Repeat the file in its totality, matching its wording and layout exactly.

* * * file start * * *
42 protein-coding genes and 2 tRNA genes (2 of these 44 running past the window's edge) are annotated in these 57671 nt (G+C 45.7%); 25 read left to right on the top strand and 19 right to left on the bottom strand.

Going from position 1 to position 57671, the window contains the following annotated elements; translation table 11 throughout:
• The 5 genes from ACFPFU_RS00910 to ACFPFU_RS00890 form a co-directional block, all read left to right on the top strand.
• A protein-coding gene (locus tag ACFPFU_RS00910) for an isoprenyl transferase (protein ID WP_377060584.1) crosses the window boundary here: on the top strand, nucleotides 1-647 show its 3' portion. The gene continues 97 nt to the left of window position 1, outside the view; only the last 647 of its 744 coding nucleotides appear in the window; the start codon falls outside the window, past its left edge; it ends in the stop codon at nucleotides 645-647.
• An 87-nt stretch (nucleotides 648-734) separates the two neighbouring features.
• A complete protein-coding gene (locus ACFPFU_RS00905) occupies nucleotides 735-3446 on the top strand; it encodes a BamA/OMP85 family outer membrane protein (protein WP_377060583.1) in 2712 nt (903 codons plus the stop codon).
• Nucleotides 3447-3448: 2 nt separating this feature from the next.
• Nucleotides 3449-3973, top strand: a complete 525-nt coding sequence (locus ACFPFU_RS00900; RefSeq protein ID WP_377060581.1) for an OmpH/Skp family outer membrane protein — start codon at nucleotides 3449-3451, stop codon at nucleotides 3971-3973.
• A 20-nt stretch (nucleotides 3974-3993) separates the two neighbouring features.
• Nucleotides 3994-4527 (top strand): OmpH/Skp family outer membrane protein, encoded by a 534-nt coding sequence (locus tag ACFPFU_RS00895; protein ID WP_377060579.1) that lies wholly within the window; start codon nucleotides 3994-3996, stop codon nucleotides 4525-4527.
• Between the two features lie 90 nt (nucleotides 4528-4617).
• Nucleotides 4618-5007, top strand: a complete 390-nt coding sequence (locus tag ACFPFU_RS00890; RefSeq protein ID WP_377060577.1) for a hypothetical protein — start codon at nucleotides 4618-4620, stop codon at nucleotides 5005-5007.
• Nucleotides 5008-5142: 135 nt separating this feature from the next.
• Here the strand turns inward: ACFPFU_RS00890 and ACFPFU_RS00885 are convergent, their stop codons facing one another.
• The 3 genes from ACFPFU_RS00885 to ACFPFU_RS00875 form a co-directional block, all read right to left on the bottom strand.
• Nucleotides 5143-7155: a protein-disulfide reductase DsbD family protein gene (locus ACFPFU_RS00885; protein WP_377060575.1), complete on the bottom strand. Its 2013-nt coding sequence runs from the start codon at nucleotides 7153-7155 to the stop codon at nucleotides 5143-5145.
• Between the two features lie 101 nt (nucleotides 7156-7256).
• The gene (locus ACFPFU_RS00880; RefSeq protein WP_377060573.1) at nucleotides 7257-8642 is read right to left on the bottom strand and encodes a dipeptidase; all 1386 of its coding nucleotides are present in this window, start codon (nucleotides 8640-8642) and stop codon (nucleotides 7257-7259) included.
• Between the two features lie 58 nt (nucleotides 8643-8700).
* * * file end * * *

42 protein-coding genes and 2 tRNA genes (2 of these 44 running past the window's edge) are annotated in these 57671 nt (G+C 45.7%); 25 read left to right on the top strand and 19 right to left on the bottom strand.

Going from position 1 to position 57671, the window contains the following annotated elements; translation table 11 throughout:
• The 5 genes from ACFPFU_RS00910 to ACFPFU_RS00890 form a co-directional block, all read left to right on the top strand.
• A protein-coding gene (locus tag ACFPFU_RS00910) for an isoprenyl transferase (protein ID WP_377060584.1) crosses the window boundary here: on the top strand, nucleotides 1-647 show its 3' portion. The gene continues 97 nt to the left of window position 1, outside the view; only the last 647 of its 744 coding nucleotides appear in the window; the start codon falls outside the window, past its left edge; it ends in the stop codon at nucleotides 645-647.
• An 87-nt stretch (nucleotides 648-734) separates the two neighbouring features.
• A complete protein-coding gene (locus ACFPFU_RS00905) occupies nucleotides 735-3446 on the top strand; it encodes a BamA/OMP85 family outer membrane protein (protein WP_377060583.1) in 2712 nt (903 codons plus the stop codon).
• Nucleotides 3447-3448: 2 nt separating this feature from the next.
• Nucleotides 3449-3973, top strand: a complete 525-nt coding sequence (locus ACFPFU_RS00900; RefSeq protein ID WP_377060581.1) for an OmpH/Skp family outer membrane protein — start codon at nucleotides 3449-3451, stop codon at nucleotides 3971-3973.
• A 20-nt stretch (nucleotides 3974-3993) separates the two neighbouring features.
• Nucleotides 3994-4527 (top strand): OmpH/Skp family outer membrane protein, encoded by a 534-nt coding sequence (locus tag ACFPFU_RS00895; protein ID WP_377060579.1) that lies wholly within the window; start codon nucleotides 3994-3996, stop codon nucleotides 4525-4527.
• Between the two features lie 90 nt (nucleotides 4528-4617).
• Nucleotides 4618-5007, top strand: a complete 390-nt coding sequence (locus tag ACFPFU_RS00890; RefSeq protein ID WP_377060577.1) for a hypothetical protein — start codon at nucleotides 4618-4620, stop codon at nucleotides 5005-5007.
• Nucleotides 5008-5142: 135 nt separating this feature from the next.
• Here the strand turns inward: ACFPFU_RS00890 and ACFPFU_RS00885 are convergent, their stop codons facing one another.
• The 3 genes from ACFPFU_RS00885 to ACFPFU_RS00875 form a co-directional block, all read right to left on the bottom strand.
• Nucleotides 5143-7155: a protein-disulfide reductase DsbD family protein gene (locus ACFPFU_RS00885; protein WP_377060575.1), complete on the bottom strand. Its 2013-nt coding sequence runs from the start codon at nucleotides 7153-7155 to the stop codon at nucleotides 5143-5145.
• Between the two features lie 101 nt (nucleotides 7156-7256).
• The gene (locus ACFPFU_RS00880; RefSeq protein WP_377060573.1) at nucleotides 7257-8642 is read right to left on the bottom strand and encodes a dipeptidase; all 1386 of its coding nucleotides are present in this window, start codon (nucleotides 8640-8642) and stop codon (nucleotides 7257-7259) included.
• Between the two features lie 58 nt (nucleotides 8643-8700).